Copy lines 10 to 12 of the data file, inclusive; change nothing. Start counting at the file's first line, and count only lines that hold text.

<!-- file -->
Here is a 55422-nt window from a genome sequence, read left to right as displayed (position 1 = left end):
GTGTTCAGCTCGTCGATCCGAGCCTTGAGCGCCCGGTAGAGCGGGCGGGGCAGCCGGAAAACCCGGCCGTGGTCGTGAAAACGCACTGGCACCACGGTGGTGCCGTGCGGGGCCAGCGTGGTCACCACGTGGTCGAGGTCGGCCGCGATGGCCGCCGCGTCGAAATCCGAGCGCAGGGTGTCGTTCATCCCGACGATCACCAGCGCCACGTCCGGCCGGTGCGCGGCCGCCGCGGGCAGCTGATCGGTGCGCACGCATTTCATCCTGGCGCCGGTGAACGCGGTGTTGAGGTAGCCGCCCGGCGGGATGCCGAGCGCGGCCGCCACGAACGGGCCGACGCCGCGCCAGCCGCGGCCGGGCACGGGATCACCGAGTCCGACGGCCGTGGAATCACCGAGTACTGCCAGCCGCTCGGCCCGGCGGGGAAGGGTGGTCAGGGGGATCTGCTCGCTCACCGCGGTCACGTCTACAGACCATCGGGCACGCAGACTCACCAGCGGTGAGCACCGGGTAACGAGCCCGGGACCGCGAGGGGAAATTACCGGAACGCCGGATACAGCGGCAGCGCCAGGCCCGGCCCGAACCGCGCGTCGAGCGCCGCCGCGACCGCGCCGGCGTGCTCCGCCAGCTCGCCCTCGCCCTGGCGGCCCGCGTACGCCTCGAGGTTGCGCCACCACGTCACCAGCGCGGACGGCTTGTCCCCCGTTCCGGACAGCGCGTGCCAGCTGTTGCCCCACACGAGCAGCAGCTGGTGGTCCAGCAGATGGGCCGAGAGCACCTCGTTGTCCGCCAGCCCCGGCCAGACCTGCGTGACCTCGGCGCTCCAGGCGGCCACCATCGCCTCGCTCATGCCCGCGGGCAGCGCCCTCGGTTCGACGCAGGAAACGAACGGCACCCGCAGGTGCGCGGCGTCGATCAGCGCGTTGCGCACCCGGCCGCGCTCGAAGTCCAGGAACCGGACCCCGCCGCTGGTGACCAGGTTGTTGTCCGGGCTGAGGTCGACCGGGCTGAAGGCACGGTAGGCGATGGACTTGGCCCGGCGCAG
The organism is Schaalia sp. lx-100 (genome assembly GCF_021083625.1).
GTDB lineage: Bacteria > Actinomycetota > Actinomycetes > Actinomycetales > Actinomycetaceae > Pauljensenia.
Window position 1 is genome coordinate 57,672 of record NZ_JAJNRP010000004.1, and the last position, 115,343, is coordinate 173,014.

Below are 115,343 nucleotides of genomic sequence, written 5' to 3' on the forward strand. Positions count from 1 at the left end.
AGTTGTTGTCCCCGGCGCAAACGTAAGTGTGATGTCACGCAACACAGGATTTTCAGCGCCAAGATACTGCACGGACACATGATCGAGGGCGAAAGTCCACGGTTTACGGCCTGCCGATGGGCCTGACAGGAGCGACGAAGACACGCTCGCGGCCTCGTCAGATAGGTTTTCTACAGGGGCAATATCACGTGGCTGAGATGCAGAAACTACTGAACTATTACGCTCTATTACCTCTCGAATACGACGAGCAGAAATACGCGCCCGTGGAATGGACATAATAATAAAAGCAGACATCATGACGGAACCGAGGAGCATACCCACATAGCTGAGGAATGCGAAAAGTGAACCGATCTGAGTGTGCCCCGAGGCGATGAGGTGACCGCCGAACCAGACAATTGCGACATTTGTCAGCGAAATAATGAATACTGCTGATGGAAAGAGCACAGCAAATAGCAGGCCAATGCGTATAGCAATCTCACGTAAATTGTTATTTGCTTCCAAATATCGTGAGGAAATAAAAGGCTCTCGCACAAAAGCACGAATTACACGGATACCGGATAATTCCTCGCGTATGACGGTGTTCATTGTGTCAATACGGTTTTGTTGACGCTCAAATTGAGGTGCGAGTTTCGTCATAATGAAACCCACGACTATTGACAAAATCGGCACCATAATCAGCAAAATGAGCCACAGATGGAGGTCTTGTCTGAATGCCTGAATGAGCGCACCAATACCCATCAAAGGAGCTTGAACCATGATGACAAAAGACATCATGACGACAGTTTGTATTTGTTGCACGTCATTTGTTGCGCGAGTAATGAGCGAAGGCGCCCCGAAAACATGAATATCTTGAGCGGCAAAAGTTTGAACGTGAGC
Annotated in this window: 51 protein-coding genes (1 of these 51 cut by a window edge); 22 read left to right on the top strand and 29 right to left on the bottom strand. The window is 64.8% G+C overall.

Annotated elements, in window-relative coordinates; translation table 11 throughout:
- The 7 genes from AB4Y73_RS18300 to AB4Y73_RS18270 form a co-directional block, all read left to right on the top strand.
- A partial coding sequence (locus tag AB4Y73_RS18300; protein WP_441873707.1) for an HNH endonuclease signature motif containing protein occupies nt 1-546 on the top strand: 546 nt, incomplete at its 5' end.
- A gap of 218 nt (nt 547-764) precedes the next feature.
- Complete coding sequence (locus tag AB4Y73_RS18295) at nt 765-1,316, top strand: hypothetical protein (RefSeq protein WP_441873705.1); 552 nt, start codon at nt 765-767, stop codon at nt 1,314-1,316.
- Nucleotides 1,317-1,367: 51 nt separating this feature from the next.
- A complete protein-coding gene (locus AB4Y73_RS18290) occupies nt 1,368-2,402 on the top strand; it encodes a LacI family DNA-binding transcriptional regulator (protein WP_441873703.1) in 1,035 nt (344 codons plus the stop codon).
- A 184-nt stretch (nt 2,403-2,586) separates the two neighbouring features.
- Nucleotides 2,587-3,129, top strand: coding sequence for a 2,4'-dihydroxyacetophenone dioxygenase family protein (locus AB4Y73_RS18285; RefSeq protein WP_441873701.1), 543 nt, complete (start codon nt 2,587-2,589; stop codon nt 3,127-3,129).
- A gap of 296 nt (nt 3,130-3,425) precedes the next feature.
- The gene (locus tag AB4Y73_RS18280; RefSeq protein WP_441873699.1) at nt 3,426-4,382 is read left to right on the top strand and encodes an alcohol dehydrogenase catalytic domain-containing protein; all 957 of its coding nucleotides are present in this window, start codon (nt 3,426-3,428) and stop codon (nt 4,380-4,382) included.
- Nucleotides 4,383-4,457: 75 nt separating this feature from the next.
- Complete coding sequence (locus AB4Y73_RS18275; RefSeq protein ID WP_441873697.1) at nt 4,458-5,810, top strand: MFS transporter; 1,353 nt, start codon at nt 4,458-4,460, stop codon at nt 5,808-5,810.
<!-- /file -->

- The 7 genes from AB4Y73_RS18300 to AB4Y73_RS18270 form a co-directional block, all read left to right on the top strand.
- A partial coding sequence (locus tag AB4Y73_RS18300; protein WP_441873707.1) for an HNH endonuclease signature motif containing protein occupies nt 1-546 on the top strand: 546 nt, incomplete at its 5' end.
- A gap of 218 nt (nt 547-764) precedes the next feature.